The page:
Bed Bath & Beyond Faces Class Action Lawsuit Over Wage Violations
As popular retailer Bed Bath & Beyond continues to close hundreds of its stores across the nation, one former store manager is suing the company over wage payments amid mass layoffs.
The class action lawsuit was filed by plaintiff Michael Palmeri in a New Jersey federal court. Named in the lawsuit are Harmon Stores Inc. and Bed Bath & Beyond Inc. Harmon Face Values is a personal care and beauty company that operated in dozens of Bed Bath & Beyond locations. The lawsuit accuses both companies of violating the federal Worker Adjustment and Retraining Notification Act and the New Jersey WARN Act.
In naming both companies as defendants, the lawsuit explains, “Upon information and belief, defendants are a single integrated enterprise and/or joint employer in that they share a common business purpose and ownership, maintain common control, oversight and direction over the operations of the work performed by plaintiffs, including payroll, hiring, and firing practices,” the complaint reads.
In early 2023, the popular home goods chain announced that it would be closing more stores bringing its total store closures to over 400 nationwide. The closure of stores resulted in over 1,300 employees being laid off as the company pushed against the looming threat of bankruptcy.
The lawsuit accuses that with these closure announcements, the defendants failed to pay their employees earned wages including their salary, commission, bonuses, benefits, and accrued holiday and vacation pay. Palmeri argues that he did not receive notice in a timely manner and that he did not “receive as much notice as practicable under the circumstances.”
Palmeri details in his lawsuit that he was suddenly laid off after working for the company for over eight years. As with all other employees who could qualify for the class action suit, Palmeri did not receive the legally mandated 60 days’ written notice.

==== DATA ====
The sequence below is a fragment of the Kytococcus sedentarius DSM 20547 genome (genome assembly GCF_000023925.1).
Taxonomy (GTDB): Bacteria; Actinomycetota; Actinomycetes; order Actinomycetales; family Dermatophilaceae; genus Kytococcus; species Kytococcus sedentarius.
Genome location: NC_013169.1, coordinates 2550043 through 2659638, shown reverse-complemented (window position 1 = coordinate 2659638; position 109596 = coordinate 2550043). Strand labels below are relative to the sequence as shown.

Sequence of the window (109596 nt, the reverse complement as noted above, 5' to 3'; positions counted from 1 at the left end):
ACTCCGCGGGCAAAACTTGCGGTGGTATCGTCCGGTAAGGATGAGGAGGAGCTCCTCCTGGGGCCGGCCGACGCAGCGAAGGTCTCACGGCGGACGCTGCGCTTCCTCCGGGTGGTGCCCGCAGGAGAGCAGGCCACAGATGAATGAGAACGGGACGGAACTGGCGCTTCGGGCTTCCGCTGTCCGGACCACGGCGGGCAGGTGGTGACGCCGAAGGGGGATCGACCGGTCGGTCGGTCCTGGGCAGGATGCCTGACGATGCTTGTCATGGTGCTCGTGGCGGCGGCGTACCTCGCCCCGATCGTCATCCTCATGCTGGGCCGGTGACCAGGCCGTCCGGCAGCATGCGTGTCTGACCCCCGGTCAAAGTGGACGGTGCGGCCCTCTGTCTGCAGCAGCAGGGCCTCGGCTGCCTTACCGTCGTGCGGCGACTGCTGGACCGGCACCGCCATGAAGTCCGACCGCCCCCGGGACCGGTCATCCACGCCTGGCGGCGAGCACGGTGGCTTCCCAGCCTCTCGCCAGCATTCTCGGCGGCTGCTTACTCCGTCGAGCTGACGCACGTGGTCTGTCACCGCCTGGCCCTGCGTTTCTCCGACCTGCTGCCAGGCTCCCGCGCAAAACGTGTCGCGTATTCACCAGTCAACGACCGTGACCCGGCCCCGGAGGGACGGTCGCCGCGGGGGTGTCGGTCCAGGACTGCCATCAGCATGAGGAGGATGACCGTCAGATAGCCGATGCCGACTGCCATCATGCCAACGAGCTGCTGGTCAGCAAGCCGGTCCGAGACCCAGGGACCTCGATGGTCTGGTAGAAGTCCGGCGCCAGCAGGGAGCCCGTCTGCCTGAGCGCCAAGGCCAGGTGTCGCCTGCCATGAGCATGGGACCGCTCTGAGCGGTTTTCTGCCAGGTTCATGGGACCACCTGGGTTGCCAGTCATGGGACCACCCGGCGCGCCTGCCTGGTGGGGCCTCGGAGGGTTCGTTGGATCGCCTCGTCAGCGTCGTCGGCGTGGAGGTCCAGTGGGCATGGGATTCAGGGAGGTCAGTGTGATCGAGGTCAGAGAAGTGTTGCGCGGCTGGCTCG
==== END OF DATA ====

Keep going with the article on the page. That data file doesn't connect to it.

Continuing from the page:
Under New Jersey’s WARN Act, mass layoffs are described as the termination of 500 employees or 50 employees representing 33% of a company’s total workforce. As of April 10, that threshold has since changed to 50 employees even if that number represents less than 33% of a company’s workforce.
In addition to seeking class action certification, Palmeri is seeking damages including 60 days of pay, retirement pay, health insurance contributions, and severance pay in the amount of a week’s pay for every year of employment. The lawsuit is seeking other damages, fees, and a jury trial.
In addition to this class action wage lawsuit, Bed Bath & Beyond is facing a similar payment-related lawsuit that was brought forward by the company’s former CEO, Mark Tritton. In that lawsuit, the former CEO accuses the company of not continuing its commitment to a $6.75 million severance package that was agreed upon after he left the company in June 2022. Tritton accuses the company of breaching its contract after stopping its bi-monthly payments in an effort to ward off a looming bankruptcy.